Have you ever had to make a decision for the sake of one group of people that you know will adversely affect others? How do you know which one is the right one?
For me, in my position it has to be for the good of God’s people first and foremost. If something starts to eat into the church’s resources for little or no spiritual, cultural, financial or numerical benefit a decision has to made.
It’s actually a while since I was in this sort of situation but I recently had to make such a decision. Big decisions have a consequence that you may have experienced. Here it is:
When it’s made, there’s always push-back from a third party that is adversely affected. This gets a little more complex when you seek to represent Jesus to the world around you. More than once I have wrested with the thought: Have I made a decision that has brought dishonour to my Lord? That’s made life miserable for my staff? That’s adversely affected the community?
This is of course always a wrestle that occurs at exactly the same moment as you realise that you can’t undo your decision. Soon you find yourself; there on your couch at home, staring out the window and you begin to think of all the people that are inconvenienced by you and may possibly have an even lower view of how church’s operate. That’s when the thought comes:
“Was I wrong?”
“Was I acting in the flesh when I moved on this?”
I’m not the first person to start doubting myself nor will I be the last.
But believe it or not, I’m thankful for the moment of panic and doubt, it shows that I genuinely care about all parties. God help those that can make hard choices without feeling a thing.
The ‘what if I’m wrong?’ question is crucial for a leader’s prayer life. It’s something that we have to learn what to do with. The only thing we can do is bring it to God. Prayer is the space safe enough for us to genuinely ask the question in the presence of a loving Father; Well, “what if I did stuff up?”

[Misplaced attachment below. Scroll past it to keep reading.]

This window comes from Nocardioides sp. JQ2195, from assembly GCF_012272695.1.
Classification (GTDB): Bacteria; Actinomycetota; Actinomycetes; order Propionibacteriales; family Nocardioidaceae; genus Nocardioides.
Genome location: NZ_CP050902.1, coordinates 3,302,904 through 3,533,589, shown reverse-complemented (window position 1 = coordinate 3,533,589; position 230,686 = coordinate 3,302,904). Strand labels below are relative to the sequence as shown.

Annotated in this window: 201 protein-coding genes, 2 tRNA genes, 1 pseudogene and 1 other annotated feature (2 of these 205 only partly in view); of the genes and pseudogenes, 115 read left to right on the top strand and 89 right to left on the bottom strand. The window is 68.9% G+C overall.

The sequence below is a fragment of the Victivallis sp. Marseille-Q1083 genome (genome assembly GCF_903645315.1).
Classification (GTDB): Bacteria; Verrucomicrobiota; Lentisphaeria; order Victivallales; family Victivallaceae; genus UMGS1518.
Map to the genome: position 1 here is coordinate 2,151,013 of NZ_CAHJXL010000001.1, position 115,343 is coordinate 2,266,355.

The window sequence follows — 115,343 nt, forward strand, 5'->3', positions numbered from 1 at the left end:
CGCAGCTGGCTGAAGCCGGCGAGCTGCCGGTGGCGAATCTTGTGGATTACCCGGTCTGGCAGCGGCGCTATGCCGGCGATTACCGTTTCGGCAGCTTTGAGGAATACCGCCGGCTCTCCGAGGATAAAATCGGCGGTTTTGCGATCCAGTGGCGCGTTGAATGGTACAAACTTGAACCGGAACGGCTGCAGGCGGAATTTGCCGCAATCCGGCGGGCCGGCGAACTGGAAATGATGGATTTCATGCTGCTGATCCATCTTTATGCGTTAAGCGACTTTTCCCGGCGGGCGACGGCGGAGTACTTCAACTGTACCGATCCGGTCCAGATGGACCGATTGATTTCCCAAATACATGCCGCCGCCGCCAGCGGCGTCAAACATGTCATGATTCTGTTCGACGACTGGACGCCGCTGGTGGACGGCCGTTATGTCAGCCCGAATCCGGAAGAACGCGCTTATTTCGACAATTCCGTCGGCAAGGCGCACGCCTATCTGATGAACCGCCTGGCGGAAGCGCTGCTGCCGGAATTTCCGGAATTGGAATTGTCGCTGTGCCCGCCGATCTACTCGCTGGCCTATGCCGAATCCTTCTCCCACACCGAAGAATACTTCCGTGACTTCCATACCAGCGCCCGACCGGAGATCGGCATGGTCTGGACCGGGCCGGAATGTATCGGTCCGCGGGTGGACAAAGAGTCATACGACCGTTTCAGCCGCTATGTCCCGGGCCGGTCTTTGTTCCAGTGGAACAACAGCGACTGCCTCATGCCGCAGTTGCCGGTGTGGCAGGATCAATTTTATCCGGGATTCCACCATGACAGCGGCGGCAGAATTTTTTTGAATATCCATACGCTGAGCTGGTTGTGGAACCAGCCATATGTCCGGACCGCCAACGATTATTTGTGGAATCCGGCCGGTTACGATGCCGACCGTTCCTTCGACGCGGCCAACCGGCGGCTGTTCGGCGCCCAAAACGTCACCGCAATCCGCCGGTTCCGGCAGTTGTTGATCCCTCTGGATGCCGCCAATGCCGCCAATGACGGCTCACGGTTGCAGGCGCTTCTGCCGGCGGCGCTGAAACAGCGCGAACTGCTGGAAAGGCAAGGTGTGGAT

I am quickly discovering that you can tell how closely people walk with God by how much they always want to blame others. I am also discovering that I’ve got a long way to grow in this area. I can never get over for example; King David’s attitude:
2 Sam 16:5-10 5 As King David approached Bahurim, a man from the same clan as Saul’s family came out from there. His name was Shimei son of Gera, and he cursed as he came out. 6 He pelted David and all the king’s officials with stones, though all the troops and the special guard were on David’s right and left. 7 As he cursed, Shimei said, “Get out, get out, you murderer, you scoundrel! 8 The Lord has repaid you for all the blood you shed in the household of Saul, in whose place you have reigned. The Lord has given the kingdom into the hands of your son Absalom. You have come to ruin because you are a murderer!” 9 Then Abishai son of Zeruiah said to the king, “Why should this dead dog curse my lord the king? Let me go over and cut off his head.” 10 But the king said, “What does this have to do with you, you sons of Zeruiah? If he is cursing because the Lord said to him, ‘Curse David,’ who can ask, ‘Why do you do this?’”